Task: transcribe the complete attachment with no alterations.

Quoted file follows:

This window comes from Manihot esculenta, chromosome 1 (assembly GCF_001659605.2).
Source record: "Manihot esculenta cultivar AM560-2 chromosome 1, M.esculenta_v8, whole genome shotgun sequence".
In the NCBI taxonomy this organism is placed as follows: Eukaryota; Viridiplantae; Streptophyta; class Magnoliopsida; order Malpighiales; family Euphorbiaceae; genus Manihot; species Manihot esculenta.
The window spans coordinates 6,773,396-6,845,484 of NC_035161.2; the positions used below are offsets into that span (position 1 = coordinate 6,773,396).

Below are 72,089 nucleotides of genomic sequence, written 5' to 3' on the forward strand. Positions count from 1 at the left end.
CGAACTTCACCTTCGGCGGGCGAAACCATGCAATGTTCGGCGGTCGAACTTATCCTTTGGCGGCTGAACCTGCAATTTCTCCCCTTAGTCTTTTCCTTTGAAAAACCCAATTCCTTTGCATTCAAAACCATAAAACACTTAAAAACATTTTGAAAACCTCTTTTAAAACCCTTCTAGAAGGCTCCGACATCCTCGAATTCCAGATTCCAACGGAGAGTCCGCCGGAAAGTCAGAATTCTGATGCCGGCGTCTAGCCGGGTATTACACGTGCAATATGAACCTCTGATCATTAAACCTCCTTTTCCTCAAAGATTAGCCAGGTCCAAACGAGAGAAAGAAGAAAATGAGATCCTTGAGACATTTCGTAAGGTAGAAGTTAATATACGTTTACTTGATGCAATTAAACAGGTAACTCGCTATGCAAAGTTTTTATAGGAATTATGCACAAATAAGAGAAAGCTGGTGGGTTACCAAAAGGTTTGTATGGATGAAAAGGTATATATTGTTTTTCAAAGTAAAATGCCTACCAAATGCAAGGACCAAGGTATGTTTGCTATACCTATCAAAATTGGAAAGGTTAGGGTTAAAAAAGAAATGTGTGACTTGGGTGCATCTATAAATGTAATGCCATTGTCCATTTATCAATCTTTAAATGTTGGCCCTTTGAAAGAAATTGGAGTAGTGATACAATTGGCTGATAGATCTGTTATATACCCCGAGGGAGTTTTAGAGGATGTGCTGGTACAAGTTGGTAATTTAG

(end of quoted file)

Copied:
This window comes from Manihot esculenta, chromosome 1 (assembly GCF_001659605.2).
Source record: "Manihot esculenta cultivar AM560-2 chromosome 1, M.esculenta_v8, whole genome shotgun sequence".
In the NCBI taxonomy this organism is placed as follows: Eukaryota; Viridiplantae; Streptophyta; class Magnoliopsida; order Malpighiales; family Euphorbiaceae; genus Manihot; species Manihot esculenta.
The window spans coordinates 6,773,396-6,845,484 of NC_035161.2; the positions used below are offsets into that span (position 1 = coordinate 6,773,396).

Below are 72,089 nucleotides of genomic sequence, written 5' to 3' on the forward strand. Positions count from 1 at the left end.
CGAACTTCACCTTCGGCGGGCGAAACCATGCAATGTTCGGCGGTCGAACTTATCCTTTGGCGGCTGAACCTGCAATTTCTCCCCTTAGTCTTTTCCTTTGAAAAACCCAATTCCTTTGCATTCAAAACCATAAAACACTTAAAAACATTTTGAAAACCTCTTTTAAAACCCTTCTAGAAGGCTCCGACATCCTCGAATTCCAGATTCCAACGGAGAGTCCGCCGGAAAGTCAGAATTCTGATGCCGGCGTCTAGCCGGGTATTACACGTGCAATATGAACCTCTGATCATTAAACCTCCTTTTCCTCAAAGATTAGCCAGGTCCAAACGAGAGAAAGAAGAAAATGAGATCCTTGAGACATTTCGTAAGGTAGAAGTTAATATACGTTTACTTGATGCAATTAAACAGGTAACTCGCTATGCAAAGTTTTTATAGGAATTATGCACAAATAAGAGAAAGCTGGTGGGTTACCAAAAGGTTTGTATGGATGAAAAGGTATATATTGTTTTTCAAAGTAAAATGCCTACCAAATGCAAGGACCAAGGTATGTTTGCTATACCTATCAAAATTGGAAAGGTTAGGGTTAAAAAAGAAATGTGTGACTTGGGTGCATCTATAAATGTAATGCCATTGTCCATTTATCAATCTTTAAATGTTGGCCCTTTGAAAGAAATTGGAGTAGTGATACAATTGGCTGATAGATCTGTTATATACCCCGAGGGAGTTTTAGAGGATGTGCTGGTACAAGTTGGTAATTTAG